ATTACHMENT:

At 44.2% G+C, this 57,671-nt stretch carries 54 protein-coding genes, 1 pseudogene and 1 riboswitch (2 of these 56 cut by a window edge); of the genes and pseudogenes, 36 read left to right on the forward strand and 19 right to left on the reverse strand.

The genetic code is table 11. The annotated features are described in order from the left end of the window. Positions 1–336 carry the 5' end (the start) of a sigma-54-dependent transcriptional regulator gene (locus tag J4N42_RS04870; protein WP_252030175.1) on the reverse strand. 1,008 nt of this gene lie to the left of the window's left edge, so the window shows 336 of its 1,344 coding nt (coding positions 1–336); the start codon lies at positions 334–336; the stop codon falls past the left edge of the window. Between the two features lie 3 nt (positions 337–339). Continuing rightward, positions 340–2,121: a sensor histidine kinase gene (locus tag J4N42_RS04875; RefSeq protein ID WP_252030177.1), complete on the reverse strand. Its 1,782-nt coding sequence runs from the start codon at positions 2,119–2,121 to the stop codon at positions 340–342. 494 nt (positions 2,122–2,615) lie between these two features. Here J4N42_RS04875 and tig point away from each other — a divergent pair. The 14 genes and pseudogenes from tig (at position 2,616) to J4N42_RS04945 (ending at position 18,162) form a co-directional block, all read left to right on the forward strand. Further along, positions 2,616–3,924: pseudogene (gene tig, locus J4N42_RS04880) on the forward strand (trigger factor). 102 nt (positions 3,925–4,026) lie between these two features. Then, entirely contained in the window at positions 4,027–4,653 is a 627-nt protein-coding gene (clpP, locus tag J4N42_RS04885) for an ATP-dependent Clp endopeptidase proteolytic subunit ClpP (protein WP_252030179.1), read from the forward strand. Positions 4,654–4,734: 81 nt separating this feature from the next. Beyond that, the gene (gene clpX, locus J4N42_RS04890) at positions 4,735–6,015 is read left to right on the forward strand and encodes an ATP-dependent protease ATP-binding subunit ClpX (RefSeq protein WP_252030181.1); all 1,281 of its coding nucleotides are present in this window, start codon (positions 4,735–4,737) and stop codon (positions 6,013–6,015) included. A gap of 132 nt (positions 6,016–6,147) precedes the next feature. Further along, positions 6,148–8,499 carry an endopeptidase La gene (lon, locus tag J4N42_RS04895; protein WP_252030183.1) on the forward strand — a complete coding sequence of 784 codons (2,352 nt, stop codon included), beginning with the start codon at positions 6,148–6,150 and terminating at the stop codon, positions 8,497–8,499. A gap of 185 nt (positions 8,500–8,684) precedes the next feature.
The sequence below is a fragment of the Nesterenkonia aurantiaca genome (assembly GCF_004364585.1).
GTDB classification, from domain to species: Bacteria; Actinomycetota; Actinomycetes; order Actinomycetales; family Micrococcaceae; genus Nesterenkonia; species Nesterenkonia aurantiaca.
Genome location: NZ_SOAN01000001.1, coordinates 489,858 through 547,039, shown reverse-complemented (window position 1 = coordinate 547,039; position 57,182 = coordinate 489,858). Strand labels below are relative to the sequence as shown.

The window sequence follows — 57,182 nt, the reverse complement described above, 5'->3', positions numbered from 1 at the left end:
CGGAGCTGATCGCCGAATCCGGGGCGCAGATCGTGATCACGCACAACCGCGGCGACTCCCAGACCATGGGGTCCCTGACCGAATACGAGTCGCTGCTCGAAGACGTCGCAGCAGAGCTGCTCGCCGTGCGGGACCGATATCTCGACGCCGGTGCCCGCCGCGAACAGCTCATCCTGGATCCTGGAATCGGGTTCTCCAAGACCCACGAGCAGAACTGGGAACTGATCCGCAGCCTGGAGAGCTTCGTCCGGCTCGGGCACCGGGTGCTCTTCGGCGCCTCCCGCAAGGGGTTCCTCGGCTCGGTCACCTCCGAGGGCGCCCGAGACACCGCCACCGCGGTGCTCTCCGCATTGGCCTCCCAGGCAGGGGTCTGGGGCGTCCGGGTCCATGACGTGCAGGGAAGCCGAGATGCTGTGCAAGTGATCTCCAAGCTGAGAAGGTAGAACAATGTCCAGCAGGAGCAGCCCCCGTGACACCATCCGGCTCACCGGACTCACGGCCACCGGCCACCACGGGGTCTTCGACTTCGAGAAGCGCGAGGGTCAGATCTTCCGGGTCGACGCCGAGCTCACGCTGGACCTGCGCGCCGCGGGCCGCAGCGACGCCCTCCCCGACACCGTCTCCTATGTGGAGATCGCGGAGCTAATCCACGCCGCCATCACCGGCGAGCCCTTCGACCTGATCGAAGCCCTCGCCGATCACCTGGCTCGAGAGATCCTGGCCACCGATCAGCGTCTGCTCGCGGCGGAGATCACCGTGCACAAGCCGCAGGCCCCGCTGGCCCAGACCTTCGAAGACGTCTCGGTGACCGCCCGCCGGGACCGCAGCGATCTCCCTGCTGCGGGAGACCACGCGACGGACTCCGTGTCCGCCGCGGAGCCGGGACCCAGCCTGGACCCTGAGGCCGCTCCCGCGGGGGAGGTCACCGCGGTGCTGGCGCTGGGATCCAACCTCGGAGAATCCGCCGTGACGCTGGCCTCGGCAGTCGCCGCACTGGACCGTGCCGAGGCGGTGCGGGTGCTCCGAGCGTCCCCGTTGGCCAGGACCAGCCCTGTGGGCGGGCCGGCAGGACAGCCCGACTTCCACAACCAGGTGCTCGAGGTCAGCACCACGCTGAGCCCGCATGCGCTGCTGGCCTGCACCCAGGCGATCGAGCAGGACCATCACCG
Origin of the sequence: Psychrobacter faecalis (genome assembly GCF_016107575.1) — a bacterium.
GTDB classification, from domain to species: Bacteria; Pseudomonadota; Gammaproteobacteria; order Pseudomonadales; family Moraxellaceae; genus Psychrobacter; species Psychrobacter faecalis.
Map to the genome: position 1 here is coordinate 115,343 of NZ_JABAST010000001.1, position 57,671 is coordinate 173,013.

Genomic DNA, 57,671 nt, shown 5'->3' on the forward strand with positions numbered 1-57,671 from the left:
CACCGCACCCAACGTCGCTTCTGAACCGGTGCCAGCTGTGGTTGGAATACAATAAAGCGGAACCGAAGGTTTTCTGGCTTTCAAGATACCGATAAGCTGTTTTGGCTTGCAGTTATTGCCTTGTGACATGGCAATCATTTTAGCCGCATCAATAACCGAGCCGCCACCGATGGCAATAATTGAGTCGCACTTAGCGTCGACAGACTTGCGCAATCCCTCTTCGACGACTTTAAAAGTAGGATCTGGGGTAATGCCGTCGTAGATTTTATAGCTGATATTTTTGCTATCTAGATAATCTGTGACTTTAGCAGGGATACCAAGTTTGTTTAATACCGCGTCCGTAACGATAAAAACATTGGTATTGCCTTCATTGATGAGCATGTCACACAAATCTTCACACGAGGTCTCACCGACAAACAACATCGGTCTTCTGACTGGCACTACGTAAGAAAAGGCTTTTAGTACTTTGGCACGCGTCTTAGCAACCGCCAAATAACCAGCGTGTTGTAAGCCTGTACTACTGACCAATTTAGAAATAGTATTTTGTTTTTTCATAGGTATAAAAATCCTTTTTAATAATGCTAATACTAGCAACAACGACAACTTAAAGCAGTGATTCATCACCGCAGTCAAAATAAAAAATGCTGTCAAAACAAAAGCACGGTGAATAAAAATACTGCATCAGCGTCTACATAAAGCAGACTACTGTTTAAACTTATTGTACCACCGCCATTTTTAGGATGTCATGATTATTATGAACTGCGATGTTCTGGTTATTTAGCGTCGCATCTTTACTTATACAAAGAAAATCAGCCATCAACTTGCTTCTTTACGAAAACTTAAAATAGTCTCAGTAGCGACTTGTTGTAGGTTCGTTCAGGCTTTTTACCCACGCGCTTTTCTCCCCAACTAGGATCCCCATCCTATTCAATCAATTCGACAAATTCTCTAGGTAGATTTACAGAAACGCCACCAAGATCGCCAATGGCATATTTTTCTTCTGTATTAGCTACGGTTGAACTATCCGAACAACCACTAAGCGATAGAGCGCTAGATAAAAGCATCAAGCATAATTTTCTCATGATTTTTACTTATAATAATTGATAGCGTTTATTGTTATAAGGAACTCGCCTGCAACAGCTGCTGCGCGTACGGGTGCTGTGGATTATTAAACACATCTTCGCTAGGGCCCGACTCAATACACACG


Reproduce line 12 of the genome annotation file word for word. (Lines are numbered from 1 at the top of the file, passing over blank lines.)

CACCGCACCCAACGTCGCTTCTGAACCGGTGCCAGCTGTGGTTGGAATACAATAAAGCGGAACCGAAGGTTTTCTGGCTTTCAAGATACCGATAAGCTGTTTTGGCTTGCAGTTATTGCCTTGTGACATGGCAATCATTTTAGCCGCATCAATAACCGAGCCGCCACCGATGGCAATAATTGAGTCGCACTTAGCGTCGACAGACTTGCGCAATCCCTCTTCGACGACTTTAAAAGTAGGATCTGGGGTAATGCCGTCGTAGATTTTATAGCTGATATTTTTGCTATCTAGATAATCTGTGACTTTAGCAGGGATACCAAGTTTGTTTAATACCGCGTCCGTAACGATAAAAACATTGGTATTGCCTTCATTGATGAGCATGTCACACAAATCTTCACACGAGGTCTCACCGACAAACAACATCGGTCTTCTGACTGGCACTACGTAAGAAAAGGCTTTTAGTACTTTGGCACGCGTCTTAGCAACCGCCAAATAACCAGCGTGTTGTAAGCCTGTACTACTGACCAATTTAGAAATAGTATTTTGTTTTTTCATAGGTATAAAAATCCTTTTTAATAATGCTAATACTAGCAACAACGACAACTTAAAGCAGTGATTCATCACCGCAGTCAAAATAAAAAATGCTGTCAAAACAAAAGCACGGTGAATAAAAATACTGCATCAGCGTCTACATAAAGCAGACTACTGTTTAAACTTATTGTACCACCGCCATTTTTAGGATGTCATGATTATTATGAACTGCGATGTTCTGGTTATTTAGCGTCGCATCTTTACTTATACAAAGAAAATCAGCCATCAACTTGCTTCTTTACGAAAACTTAAAATAGTCTCAGTAGCGACTTGTTGTAGGTTCGTTCAGGCTTTTTACCCACGCGCTTTTCTCCCCAACTAGGATCCCCATCCTATTCAATCAATTCGACAAATTCTCTAGGTAGATTTACAGAAACGCCACCAAGATCGCCAATGGCATATTTTTCTTCTGTATTAGCTACGGTTGAACTATCCGAACAACCACTAAGCGATAGAGCGCTAGATAAAAGCATCAAGCATAATTTTCTCATGATTTTTACTTATAATAATTGATAGCGTTTATTGTTATAAGGAACTCGCCTGCAACAGCTGCTGCGCGTACGGGTGCTGTGGATTATTAAACACATCTTCGCTAGGGCCCGACTCAATACACACG